The head of Germany’s central bank warned about stablecoins, which are cryptocurrencies tied to traditional currencies, according to a report by Reuters.
Jens Weidmann said that if the new currency becomes widely used, it could undermine banks.
If stablecoins became widely used, “they would almost certainly become systemic by nature, not only because of their operational risks, but also in a more fundamental way: they could undermine the deposit-taking of banks and their business models,” Weidmann said at a conference at the Bundesbank. “This might disrupt transaction banking and financial market intermediation.”
Weidmann has a seat on the European Central Bank’s Governing Council. Cryptocurrency has been in the news a lot lately on Facebook’s announcement that it was creating its own payment system called Libra.
The proposed currency has been on the minds of many regulators lately. While Facebook is aiming to have its Libra crypto power transactions and provide access to financial services to those without bank accounts, European central bankers are claiming oversight over the digital currency. They want to make sure the digital currency isn’t used for money laundering and that it doesn’t jeopardize the financial system.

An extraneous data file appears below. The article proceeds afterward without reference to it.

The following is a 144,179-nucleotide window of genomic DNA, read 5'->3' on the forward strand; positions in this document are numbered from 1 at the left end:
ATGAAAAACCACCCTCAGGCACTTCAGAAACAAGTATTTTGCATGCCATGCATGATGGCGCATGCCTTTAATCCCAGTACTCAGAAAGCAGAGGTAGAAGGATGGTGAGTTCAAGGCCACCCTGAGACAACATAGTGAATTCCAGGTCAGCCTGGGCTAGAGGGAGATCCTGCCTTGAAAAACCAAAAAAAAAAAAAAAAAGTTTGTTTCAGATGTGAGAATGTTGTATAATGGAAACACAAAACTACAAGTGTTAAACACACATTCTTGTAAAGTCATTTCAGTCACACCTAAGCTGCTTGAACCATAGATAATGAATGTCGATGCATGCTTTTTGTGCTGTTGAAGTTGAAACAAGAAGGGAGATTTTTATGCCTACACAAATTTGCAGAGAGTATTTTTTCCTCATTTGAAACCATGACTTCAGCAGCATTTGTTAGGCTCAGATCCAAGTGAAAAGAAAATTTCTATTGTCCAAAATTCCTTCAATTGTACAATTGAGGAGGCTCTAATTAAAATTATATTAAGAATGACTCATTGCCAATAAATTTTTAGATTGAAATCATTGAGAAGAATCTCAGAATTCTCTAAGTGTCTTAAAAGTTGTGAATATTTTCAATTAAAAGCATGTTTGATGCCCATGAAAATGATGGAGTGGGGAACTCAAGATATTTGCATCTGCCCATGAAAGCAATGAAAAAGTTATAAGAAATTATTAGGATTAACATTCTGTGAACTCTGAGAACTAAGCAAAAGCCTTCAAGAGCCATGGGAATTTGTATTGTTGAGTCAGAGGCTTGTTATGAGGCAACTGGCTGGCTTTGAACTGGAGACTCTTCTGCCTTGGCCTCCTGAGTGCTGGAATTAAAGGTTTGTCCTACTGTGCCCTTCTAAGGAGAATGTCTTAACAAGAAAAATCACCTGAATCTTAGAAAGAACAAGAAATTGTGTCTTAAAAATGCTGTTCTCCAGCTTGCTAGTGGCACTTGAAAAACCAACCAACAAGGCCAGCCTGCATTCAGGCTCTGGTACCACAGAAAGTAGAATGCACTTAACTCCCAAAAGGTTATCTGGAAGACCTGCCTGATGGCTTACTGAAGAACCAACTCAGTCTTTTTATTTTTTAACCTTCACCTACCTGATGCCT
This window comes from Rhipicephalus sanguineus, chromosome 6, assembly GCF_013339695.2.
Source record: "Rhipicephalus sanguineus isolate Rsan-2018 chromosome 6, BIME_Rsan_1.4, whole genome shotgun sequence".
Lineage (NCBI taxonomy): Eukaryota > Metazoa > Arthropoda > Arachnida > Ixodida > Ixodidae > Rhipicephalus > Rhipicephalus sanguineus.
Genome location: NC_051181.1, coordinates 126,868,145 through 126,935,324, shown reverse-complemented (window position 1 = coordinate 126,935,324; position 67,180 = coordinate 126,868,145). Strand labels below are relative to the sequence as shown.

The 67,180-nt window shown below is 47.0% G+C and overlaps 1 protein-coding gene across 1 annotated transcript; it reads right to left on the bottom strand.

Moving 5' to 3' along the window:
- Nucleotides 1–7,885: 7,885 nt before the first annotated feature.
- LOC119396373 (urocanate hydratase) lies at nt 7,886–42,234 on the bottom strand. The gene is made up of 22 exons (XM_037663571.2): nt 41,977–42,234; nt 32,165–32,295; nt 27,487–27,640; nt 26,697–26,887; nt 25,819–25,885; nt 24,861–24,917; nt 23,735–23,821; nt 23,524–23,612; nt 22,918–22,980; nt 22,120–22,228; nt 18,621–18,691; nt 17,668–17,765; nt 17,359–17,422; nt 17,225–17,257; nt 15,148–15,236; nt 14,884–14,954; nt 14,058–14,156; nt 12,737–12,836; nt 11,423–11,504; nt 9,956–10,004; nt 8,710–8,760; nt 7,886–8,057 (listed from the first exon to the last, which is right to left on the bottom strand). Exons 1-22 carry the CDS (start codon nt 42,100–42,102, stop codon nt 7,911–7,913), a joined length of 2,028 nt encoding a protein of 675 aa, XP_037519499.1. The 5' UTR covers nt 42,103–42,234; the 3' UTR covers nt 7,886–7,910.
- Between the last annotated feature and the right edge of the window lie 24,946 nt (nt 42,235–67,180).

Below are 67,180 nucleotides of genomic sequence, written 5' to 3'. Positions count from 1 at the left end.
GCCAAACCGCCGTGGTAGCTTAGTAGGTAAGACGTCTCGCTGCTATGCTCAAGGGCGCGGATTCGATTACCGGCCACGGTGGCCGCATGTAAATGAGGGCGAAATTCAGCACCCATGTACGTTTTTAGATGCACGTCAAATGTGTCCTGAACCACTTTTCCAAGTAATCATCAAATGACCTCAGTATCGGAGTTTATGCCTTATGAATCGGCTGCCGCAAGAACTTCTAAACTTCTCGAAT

Bank of England Governor Mark Carney told the BBC, “It has to be safe, or it’s not going to happen.” Even so, central markets have, for the most part, refrained from the regulation of crypto as they failed to come to an agreement last year on how to accomplish that task — and reaching the conclusion that they were too small to create a financial system risk.
At the same time, other regulators around the world have been watching the growth of digital currency. The Financial Action Task Force, a France-based anti-money laundering watchdog, is thought to be making public rules to tackle the digital coins that are used for illegal reasons. The announcement of Libra, however, has brought the issue to their attention as the focus moves from bitcoins to stablecoins that are backed by assets in the real world.